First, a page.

Re: Valid Points
I know that in theory they should be fine, however the truth is that they are not really designed, as gaming GPUs, to run 24x7.
Given the choice between one which had seen normal use, and one which has had it's nuts clocked off and then been run with a custom water block at the absolute thermal limit for 2000 hours without a break, I'd choose the former, all else being equal. Perhaps that's just my suspicious nature.
Quite right about the warranties, but having to return stuff is hassle I prefer to avoid.
I think though that to say that they (graphics cards purchased for mining) 'will not have a resale value' is an exaggeration.
It's almost certainly true however that the resale value of cards will be affected by the glut of cards which are purchased for mining and then dumped onto the second hand market when they quickly become obsoleted by a newer card. So it's true that people buying such cards would be wise to expect to be selling them for considerably less than the current going rate.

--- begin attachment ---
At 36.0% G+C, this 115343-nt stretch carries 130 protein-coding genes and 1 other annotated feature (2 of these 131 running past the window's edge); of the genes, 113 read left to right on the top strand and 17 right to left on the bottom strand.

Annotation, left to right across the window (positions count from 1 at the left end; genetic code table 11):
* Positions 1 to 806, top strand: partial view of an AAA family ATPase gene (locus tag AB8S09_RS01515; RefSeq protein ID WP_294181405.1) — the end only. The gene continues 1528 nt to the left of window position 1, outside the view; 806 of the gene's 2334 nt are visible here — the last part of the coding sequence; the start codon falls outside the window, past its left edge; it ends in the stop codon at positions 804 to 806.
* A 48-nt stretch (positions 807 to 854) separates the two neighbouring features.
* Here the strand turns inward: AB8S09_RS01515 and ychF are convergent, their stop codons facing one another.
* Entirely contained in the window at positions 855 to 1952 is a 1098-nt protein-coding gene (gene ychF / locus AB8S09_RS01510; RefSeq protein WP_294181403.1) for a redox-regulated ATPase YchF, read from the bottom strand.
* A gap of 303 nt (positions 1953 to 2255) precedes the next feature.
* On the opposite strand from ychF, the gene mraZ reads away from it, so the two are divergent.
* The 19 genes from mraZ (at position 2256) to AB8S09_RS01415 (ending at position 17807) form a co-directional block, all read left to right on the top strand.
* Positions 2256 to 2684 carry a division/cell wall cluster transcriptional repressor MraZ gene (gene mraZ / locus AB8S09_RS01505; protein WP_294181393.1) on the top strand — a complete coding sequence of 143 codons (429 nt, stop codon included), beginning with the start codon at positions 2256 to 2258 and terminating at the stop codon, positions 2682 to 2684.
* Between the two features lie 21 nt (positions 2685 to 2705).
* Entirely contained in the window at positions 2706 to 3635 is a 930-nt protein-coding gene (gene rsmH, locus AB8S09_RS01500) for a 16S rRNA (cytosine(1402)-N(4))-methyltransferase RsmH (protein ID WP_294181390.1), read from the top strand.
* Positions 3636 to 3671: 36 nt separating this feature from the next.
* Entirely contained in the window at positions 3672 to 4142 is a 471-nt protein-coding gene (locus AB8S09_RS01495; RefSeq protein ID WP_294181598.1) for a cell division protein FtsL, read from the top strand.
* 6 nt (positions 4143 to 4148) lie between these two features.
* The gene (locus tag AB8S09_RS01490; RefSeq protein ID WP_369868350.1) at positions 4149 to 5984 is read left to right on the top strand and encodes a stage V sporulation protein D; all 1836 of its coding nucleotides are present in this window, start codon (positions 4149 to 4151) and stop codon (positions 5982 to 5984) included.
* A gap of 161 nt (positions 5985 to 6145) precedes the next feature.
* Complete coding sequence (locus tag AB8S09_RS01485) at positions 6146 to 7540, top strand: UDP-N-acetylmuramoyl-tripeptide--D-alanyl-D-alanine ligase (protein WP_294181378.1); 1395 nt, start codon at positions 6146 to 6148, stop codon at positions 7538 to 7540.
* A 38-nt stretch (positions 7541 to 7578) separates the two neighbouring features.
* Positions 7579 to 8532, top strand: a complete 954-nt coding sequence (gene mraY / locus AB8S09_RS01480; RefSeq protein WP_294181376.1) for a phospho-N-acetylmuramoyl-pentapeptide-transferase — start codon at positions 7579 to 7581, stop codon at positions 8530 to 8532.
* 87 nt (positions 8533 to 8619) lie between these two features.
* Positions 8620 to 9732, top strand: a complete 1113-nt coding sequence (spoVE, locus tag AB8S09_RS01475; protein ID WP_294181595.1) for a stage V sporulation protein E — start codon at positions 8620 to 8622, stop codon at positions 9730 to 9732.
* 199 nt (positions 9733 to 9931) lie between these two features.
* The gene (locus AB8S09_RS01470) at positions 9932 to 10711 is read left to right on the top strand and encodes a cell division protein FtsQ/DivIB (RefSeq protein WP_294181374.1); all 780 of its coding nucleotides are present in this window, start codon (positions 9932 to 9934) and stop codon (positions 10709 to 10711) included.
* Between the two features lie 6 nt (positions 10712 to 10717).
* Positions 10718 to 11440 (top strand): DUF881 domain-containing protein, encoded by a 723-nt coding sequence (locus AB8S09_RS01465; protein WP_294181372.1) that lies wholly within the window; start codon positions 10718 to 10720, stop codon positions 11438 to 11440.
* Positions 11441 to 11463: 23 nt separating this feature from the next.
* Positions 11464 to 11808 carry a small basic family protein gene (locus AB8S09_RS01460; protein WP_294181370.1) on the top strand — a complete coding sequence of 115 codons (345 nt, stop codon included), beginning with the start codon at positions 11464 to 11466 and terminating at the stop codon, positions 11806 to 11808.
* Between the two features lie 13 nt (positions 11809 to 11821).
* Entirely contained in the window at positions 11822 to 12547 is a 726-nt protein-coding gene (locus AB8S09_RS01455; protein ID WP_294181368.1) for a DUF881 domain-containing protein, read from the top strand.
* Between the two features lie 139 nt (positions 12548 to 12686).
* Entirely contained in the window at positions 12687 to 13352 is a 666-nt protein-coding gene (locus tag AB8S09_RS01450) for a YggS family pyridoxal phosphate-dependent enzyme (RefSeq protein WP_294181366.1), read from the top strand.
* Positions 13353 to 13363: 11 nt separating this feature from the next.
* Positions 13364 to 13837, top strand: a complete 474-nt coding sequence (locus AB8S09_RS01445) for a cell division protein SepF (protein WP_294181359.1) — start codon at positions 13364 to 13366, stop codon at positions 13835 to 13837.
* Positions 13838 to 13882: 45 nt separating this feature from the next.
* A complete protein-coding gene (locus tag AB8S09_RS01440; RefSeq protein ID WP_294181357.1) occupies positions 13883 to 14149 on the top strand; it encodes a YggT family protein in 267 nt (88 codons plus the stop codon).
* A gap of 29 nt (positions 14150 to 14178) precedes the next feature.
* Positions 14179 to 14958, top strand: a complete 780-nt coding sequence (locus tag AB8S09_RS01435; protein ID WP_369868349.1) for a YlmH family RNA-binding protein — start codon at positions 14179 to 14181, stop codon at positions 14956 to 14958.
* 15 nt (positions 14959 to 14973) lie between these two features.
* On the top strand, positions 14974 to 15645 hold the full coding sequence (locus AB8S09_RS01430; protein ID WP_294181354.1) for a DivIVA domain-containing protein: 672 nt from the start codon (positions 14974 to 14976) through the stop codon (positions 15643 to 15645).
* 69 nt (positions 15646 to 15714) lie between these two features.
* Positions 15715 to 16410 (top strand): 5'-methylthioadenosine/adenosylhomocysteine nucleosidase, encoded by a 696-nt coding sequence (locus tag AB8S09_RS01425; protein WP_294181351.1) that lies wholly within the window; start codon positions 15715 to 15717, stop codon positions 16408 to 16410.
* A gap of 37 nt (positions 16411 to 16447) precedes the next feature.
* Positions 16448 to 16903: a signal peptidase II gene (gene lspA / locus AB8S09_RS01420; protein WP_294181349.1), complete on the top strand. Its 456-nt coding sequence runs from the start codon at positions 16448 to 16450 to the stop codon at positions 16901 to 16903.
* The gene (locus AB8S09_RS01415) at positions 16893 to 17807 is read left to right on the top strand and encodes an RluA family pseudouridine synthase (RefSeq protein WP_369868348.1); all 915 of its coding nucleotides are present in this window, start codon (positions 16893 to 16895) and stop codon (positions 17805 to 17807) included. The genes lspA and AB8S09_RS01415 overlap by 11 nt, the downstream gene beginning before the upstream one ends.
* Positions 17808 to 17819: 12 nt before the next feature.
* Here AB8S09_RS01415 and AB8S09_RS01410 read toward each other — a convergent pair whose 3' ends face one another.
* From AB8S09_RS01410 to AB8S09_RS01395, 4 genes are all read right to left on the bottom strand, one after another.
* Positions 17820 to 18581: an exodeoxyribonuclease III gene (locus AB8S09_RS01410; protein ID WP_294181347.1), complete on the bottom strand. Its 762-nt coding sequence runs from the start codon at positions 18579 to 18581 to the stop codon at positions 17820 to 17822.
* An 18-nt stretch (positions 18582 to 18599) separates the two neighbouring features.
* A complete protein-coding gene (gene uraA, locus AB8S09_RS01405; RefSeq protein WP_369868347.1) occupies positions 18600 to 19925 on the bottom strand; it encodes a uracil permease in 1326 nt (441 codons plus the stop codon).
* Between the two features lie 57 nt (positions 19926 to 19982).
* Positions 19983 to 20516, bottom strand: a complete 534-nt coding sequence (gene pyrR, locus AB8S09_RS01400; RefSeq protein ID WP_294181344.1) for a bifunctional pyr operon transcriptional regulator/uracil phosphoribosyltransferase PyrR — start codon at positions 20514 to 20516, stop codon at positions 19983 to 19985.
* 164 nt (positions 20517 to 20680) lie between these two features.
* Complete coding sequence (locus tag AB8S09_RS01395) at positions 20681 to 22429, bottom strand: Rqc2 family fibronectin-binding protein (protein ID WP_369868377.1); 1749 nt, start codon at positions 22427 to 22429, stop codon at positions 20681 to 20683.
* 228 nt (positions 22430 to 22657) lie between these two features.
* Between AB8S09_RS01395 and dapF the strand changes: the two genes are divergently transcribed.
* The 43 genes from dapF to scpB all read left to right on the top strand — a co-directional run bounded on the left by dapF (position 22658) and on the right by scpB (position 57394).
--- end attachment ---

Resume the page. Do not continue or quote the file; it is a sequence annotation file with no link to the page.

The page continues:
Which is potentially good news for gamers looking for second hand cards in a few month, although the question arises: do you want to buy a card which has been nuked at maximum load 24/7 for the last six months?
RE: Daley Thompson & joysticks
Those QuickShot IIs just couldn't sustain that kind of abuse, I must have killed a few before I discovered the glorious (and basically indestructible) sure shot, and later the almost as rugged (and slightly more flexible) competition pro range.
Tax Return Gateway
Sneaky how the TaxReturnGateway people made a website with a colour scheme using exactly the same palate as the official HMRC site.